This past week I had the privilege of leading worship in song for the Together for the Gospel conference in Louisville, Kentucky. What a joy it was to lead over 5000 attendees, mostly pastors, in worshiping our great Redeemer for his matchless work of redemption. They came from a variety of denominations and churches, mostly from the United States, but from as far away as Australia and India. (I have a story about the pastor from India at the end of this post)
A number of people asked me for the song list and lyrics to the songs we sang. Most of the hymns we sang were public domain, but a few were Sovereign Grace Music and songs by Stuart Townend and Keith Getty, two of the most gifted worship song writers of our day. Below is the list of the songs. Clicking on the title will take you to a site where you can hear the melody we used. Clicking on a message title will take you to the T4G site where you can download the message, which I highly recommend you do, whether or not you were at the conference.
In a few days, I’ll add where the music can be found in various hymnals. I’m also planning on writing a post about what I learned from leading worship at T4G.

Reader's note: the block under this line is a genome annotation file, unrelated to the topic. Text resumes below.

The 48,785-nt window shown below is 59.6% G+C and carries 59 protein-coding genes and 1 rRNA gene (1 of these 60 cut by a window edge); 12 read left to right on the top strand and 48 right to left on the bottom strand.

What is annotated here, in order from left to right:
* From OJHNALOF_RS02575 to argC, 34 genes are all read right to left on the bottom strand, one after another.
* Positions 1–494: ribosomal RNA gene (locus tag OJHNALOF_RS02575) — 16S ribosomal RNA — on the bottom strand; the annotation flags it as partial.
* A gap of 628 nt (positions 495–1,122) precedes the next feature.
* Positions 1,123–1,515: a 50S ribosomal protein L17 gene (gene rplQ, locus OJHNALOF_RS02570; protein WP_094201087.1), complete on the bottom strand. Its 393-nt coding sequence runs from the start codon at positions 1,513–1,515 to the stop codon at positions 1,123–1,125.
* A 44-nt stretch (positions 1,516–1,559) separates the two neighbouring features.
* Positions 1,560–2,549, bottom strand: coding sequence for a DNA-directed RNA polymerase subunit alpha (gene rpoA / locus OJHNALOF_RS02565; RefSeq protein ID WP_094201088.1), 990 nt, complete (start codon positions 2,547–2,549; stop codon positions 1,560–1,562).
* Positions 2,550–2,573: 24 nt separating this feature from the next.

The Rest of the Story
The first night of the conference, Mark Dever gave a prize to the person who came the farthest to attend T4G. A couple guys from Australia were beat out by a pastor from India. Unfortunately, C.J. informed Mark later that evening that Australia is actually 2000 miles farther from Louisville than India. We had a good laugh at Mark’s expense, who apparently knows his theology better than his geography. But the next morning, the Indian pastor who won the prize came up to me with the prize in his hand. His name is Christopher Hukkeri. He said he wanted to return the prize because by rights it wasn’t his. He said he had a hard time sleeping the previous night because he really hadn’t come the farthest distance. I was deeply moved by his integrity and humility. I told him that he could keep the prize and that we were very grateful and honored that he came to the conference. He then showed me the Bible he was carrying, which was in his native tongue. He was the translator. He had spent fourteen years laboring on it so that his people could hear the good news of the Gospel in their own language. In addition, he told me that he had been fired from his position as a teacher in India because he refused to teach evolution. His story apparently is part of the new film “Expelled.” What a privilege to serve men like Christopher who lay down their lives daily for the Gospel of Jesus Christ.